Intel's top brass endured over seven hours of PowerPoint briefings at the company's annual Investors' Day in Santa Clara, explaining the state of the market and where the company is going over the next five years. Here's the edited highlights so you don't have to endure it.
Firstly, the tone was distinctly upbeat. Intel is expecting double-digit growth for the next five years, and the recession is well and truly over as far as the company is concerned.
Of course, the entire day began with the obligatory statement about the dangers of forward looking statements but, barring another recession, the company is confident.
Intel showed its silicon roadmap up to 2017. The company will have chips in 15nm by 2012, 11nm by 2015 and an 8nm line in 2017. The third generation of High-K and metal gate technology is forecast to produce more improvements in power and leakage reduction.
Intel will ship its next-generation Sandybridge 32nm Xeon chip in the first quarter of 2011, and send samples to manufacturers this year.
The Nehalem replacement combines the graphics controller and memory controller on a single die, and will be transitioned down to 22nm with its Ivybridge successor, and possibly one more after that if there is room for development at 22nm.
"Sandybridge will rock. It's not an evolution product, but a revolution," said an exuberant Mooly Eden, vice president of Intel's client group.
The Sandybridge architecture will be scaled to a broad range of devices, from servers to desktops, laptops and embedded devices. Intel's Turbo Boost technology and Hyper-Threading will also be improved, and each core will be able to run at 1GHz or more on many models.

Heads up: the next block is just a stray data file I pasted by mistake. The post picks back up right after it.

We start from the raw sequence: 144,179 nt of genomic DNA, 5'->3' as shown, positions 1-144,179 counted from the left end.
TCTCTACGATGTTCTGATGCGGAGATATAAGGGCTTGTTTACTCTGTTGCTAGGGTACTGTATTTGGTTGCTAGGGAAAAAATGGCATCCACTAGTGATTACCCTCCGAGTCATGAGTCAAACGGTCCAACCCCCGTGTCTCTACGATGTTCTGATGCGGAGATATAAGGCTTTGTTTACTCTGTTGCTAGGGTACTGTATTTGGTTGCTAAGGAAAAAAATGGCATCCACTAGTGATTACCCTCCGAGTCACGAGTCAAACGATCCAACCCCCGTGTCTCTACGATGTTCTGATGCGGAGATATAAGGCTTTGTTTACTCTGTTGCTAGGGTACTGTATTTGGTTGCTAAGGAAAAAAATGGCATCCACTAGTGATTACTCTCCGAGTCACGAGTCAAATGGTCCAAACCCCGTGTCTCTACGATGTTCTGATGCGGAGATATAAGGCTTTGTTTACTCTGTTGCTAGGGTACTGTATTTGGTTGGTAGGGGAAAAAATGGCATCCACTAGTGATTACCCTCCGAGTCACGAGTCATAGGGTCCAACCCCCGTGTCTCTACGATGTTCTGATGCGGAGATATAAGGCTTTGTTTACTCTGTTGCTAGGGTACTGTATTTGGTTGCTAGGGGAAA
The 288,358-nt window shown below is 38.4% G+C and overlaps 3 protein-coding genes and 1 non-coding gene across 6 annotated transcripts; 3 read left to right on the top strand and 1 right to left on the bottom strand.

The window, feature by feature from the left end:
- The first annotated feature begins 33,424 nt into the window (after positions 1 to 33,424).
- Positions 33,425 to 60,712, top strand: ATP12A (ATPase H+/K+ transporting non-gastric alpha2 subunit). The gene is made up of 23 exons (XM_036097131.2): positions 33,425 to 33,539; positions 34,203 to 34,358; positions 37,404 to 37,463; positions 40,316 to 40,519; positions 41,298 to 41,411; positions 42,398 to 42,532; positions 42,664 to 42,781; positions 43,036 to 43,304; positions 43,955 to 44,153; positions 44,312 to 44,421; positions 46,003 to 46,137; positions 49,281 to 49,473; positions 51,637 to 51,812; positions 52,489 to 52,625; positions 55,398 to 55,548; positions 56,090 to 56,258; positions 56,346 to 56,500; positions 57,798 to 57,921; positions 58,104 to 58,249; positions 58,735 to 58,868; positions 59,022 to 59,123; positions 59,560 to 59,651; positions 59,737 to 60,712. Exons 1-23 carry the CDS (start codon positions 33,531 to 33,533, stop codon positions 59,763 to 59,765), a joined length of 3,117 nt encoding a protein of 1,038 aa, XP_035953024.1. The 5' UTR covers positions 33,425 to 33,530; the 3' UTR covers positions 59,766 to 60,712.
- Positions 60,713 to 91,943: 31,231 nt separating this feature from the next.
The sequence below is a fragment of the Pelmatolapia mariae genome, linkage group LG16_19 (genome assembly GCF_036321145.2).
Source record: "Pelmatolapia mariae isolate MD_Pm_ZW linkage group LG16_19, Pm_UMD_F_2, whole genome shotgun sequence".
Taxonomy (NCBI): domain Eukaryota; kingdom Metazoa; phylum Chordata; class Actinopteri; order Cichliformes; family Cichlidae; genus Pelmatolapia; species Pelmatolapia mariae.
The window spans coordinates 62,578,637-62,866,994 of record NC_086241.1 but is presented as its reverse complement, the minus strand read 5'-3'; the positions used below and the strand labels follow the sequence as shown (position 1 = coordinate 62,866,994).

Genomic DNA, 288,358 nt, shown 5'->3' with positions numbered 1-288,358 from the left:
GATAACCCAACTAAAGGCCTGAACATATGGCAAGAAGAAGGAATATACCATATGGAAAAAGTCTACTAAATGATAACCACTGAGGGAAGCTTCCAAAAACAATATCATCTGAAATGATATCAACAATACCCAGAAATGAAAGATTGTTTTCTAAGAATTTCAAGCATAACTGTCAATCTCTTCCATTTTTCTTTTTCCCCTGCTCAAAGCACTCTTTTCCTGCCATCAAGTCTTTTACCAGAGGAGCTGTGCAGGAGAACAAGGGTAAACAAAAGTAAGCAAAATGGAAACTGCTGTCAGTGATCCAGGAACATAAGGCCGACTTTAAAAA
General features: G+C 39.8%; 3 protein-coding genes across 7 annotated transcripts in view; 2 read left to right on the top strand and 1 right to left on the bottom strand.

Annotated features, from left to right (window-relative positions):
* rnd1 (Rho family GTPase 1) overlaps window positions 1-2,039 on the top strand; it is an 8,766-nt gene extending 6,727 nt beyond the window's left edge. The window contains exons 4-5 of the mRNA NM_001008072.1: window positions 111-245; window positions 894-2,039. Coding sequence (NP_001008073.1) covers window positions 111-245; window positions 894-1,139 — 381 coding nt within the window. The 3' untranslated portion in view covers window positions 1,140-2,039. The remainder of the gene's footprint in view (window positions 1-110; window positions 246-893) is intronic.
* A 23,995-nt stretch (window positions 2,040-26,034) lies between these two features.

Manufacturers should not expect too much more in the way of Nehalem this year, Intel said. The company got its announcements out of the way in the first half of the year, and will concentrate most of its efforts on next year.
The future for Itanium, meanwhile, is HP-UX. Intel said that Itanium had carved itself a $4bn (£2.7bn) niche in the server market, explained Kirk Skaugen, vice president of Intel's datacentre group.
"Around 95 per cent of servers using Itanium are running on HP-UX, which won't run on Xeon systems," he said.
Intel will also target RISC systems heavily in the coming year, using Nehalem's performance advantages to create a "$1bn RISC silicon opportunity".
There is also room for growth in the installed base, according to Skaugen, particularly in the small business sector. Around 76 per cent of servers are due for an upgrade from single-core or dual-core chips, he said.
On an organisational note, Intel used the event as a reminder that strictly speaking it no longer has a server group as such, and that servers are now just a part of the new datacentre group. This also includes high-end routing, wired networking and storage.
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